Creating Death’s Head
So what was the genesis of Death’s Head?
Simon Furman: “I was writing Transformers, and we’d just started this space Spaghetti Western-style saga called Wanted: Galvatron – Dead or Alive, which spun out from Transformers The Movie*. Part of the remit was to expand the Transformers universe, another part was to explore my love of Spaghetti Westerns, especially The Dollars Trilogy. Anyway, this all filtered down into the idea of a robotic bounty hunter. Originally, as the title of the comic was Transformers and not ‘Another Bunch Of Badass Mechs’, Death’s Head was meant to be an entirely throwaway character. He’d serve the story, set the cat among the pigeons, and then exit stage left.”
Death’s Head didn’t just look good, he had a unique personality…
“A lot of the stuff we know and love about Death’s Head wasn’t in the original script. But it just so happened that Geoff Senior was drawing that issue. I had the name, and I almost certainly mentioned that I wanted a skull-style cranium, but how much else I put in the script I don’t know. What came back from Geoff was just so much more than I (or anyone else) was expecting. I knew immediately I didn’t just want to use and discard this character, and went as far as to do another dialogue pass on the script to throw in some more character/verbal beats and tics, to really give him a personality. I was aware that bounty hunters were pretty commonplace, so I tried to think of ways to give him something a little different. There was the whole ‘freelance peacekeeping agent’ angle, a kind of complete denial about being anything so common as a bounty hunter, and then the idea that he never, ever does anything unless he’s getting paid. Emotional responses just don’t come into it.”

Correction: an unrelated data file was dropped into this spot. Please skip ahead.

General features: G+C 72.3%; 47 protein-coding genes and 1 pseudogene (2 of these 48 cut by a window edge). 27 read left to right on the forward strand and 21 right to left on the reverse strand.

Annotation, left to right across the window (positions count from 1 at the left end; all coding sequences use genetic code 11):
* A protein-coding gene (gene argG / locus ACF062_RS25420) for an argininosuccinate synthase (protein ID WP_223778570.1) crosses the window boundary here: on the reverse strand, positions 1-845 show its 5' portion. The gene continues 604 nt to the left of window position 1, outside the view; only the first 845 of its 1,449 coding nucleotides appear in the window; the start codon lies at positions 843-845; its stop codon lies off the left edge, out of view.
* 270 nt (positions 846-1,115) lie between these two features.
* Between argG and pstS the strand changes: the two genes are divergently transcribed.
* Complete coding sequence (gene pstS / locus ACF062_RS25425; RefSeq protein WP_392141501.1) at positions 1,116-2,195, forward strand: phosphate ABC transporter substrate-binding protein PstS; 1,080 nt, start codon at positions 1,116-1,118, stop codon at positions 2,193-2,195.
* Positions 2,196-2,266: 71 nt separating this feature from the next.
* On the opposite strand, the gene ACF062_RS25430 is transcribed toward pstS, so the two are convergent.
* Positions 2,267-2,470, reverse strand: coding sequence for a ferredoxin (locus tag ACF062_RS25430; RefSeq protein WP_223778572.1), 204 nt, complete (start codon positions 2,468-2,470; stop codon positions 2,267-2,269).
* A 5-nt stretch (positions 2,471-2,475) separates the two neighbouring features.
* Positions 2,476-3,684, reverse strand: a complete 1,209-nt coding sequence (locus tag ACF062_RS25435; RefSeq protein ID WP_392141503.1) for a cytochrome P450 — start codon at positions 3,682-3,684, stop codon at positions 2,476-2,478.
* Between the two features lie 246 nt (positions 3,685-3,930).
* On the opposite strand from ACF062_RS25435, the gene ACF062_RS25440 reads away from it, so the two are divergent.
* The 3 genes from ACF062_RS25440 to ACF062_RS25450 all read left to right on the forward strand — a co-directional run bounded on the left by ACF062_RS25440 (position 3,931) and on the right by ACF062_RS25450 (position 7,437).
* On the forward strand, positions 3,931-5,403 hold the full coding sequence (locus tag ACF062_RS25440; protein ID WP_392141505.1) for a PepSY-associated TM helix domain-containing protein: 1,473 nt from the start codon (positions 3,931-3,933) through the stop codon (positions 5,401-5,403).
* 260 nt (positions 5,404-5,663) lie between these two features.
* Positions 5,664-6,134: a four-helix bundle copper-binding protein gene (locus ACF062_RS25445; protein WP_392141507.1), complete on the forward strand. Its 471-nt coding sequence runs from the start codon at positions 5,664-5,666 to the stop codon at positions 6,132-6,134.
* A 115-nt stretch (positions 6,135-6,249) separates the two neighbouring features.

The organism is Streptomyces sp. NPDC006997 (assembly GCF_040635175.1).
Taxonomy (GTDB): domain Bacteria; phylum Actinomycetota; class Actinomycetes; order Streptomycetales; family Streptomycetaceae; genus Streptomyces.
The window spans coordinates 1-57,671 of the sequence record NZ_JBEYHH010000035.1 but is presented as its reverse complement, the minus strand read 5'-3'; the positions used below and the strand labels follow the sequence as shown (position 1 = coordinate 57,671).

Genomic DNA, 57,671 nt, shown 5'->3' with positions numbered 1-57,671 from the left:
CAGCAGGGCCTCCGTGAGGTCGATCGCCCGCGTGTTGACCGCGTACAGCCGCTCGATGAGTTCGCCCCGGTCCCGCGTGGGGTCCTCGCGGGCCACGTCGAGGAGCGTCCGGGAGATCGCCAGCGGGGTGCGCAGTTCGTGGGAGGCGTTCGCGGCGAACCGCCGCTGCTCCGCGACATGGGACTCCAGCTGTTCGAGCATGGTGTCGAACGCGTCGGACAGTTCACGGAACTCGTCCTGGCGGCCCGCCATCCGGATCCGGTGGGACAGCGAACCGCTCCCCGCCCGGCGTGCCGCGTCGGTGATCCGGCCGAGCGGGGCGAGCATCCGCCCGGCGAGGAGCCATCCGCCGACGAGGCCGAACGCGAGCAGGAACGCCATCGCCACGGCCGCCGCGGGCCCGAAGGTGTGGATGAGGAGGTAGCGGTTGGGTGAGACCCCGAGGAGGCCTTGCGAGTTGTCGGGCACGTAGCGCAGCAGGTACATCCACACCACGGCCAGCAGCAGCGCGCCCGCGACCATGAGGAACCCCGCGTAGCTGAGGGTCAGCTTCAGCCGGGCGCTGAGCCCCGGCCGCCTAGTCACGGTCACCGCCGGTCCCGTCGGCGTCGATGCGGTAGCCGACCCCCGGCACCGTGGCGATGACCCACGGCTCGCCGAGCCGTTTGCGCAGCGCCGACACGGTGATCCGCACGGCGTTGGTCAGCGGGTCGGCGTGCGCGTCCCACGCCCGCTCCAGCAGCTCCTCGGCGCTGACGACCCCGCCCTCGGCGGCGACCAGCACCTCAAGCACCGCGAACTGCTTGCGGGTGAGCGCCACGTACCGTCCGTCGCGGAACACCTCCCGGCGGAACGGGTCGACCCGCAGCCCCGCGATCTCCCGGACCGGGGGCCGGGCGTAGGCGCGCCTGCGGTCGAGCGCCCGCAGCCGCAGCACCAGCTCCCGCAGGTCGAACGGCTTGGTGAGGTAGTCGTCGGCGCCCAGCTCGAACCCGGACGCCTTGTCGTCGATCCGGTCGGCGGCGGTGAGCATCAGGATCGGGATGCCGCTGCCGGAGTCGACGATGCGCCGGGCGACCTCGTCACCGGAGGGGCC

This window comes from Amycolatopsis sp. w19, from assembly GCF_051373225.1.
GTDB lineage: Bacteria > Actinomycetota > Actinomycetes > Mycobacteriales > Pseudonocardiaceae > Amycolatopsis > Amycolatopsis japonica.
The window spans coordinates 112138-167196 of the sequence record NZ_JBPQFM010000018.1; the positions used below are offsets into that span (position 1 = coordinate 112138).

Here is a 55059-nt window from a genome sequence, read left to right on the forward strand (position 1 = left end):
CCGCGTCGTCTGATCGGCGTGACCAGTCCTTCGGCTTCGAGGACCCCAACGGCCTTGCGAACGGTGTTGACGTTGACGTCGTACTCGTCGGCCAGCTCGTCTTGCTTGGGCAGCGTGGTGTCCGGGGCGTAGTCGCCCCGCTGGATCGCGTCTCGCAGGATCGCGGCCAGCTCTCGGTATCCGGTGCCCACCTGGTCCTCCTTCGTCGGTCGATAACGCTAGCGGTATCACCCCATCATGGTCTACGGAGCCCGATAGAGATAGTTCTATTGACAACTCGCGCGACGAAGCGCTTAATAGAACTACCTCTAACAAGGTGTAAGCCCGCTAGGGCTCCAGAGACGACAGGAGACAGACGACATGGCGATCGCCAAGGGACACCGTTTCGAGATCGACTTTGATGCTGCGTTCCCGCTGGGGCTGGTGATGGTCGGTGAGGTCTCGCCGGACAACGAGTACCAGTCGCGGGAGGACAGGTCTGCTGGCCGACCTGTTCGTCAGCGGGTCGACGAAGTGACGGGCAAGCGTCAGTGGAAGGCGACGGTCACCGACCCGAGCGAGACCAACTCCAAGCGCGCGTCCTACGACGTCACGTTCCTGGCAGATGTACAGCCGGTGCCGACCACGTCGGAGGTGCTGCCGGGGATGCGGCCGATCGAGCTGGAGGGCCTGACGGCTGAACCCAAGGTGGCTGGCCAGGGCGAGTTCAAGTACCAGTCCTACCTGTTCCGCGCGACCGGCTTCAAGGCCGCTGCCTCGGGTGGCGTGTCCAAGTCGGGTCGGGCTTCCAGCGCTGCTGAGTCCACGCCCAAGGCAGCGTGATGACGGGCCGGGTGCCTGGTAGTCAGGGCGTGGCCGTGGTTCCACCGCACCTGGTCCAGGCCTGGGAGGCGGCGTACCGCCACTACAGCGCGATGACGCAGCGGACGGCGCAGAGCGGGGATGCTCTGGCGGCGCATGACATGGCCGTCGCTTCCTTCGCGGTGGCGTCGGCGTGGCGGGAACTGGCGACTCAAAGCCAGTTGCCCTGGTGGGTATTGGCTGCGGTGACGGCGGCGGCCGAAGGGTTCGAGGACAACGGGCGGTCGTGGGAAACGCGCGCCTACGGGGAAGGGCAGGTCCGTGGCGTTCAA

What are the key characteristics that make Death’s Head such a good character and such fun to write?
“The humour is a big part. I’m from that hardy British stock weaned on strips that mixed quite hard-edged action with dark, dark humour and satire. Without the gallows humour he’s just another badass killing machine. You need to offset the inherent nastiness of what he does with these oddball moments and personality tics and general lack of monologuing or emoting. He’s also very much a product of the ’80s. Everything’s about the bottom line, the payday. Show me the money.
“The What If? we did with Death’s Head kind of sums the character up for me. In it, he pretty much sacrifices half Marvel’s roster of heroes just to weaken the villain and make the ‘kill’ easier. Then, in the bloody aftermath, with his bounty secured, he opines wistfully about heroes and heroism and concludes… ‘I hope it’s not catching, yes?’ That to me is Death’s Head and what makes him so much fun to write.”
Michael Molcher talks to Simon Furman, co-creator of the ruthless robotic “freelance peacekeeping agent”
The character was reborn as Death’s Head II and became Marvel UK’s biggest seller. Was that a bittersweet experience?
“It was bitter more than sweet to be brutally honest. And the problem I had with Death’s Head II was why call it Death’s Head at all? It was a completely different character, and much more of a generic robot. Without the humour and the quirks/ tics it just wasn’t Death’s Head to me. But hey, that’s all water under the bridge now. Geoff and I got to do that rather cathartic What If? wherein the original Death’s Head kills Death’s Head II. Anyway, I’m over it now… really… honestly…”
CH: After 25 years, how does it feel to have a character that’s still so appreciated? SF:
“It’s incredible to think that Death’s Head is still going and finding new fans. And he’s still winning polls for HeroClix and other stuff. I just think that the core of the character is very pure and direct. He’s a refreshing antidote to this kind of kill-crazy attitude you get a lot in comics now.”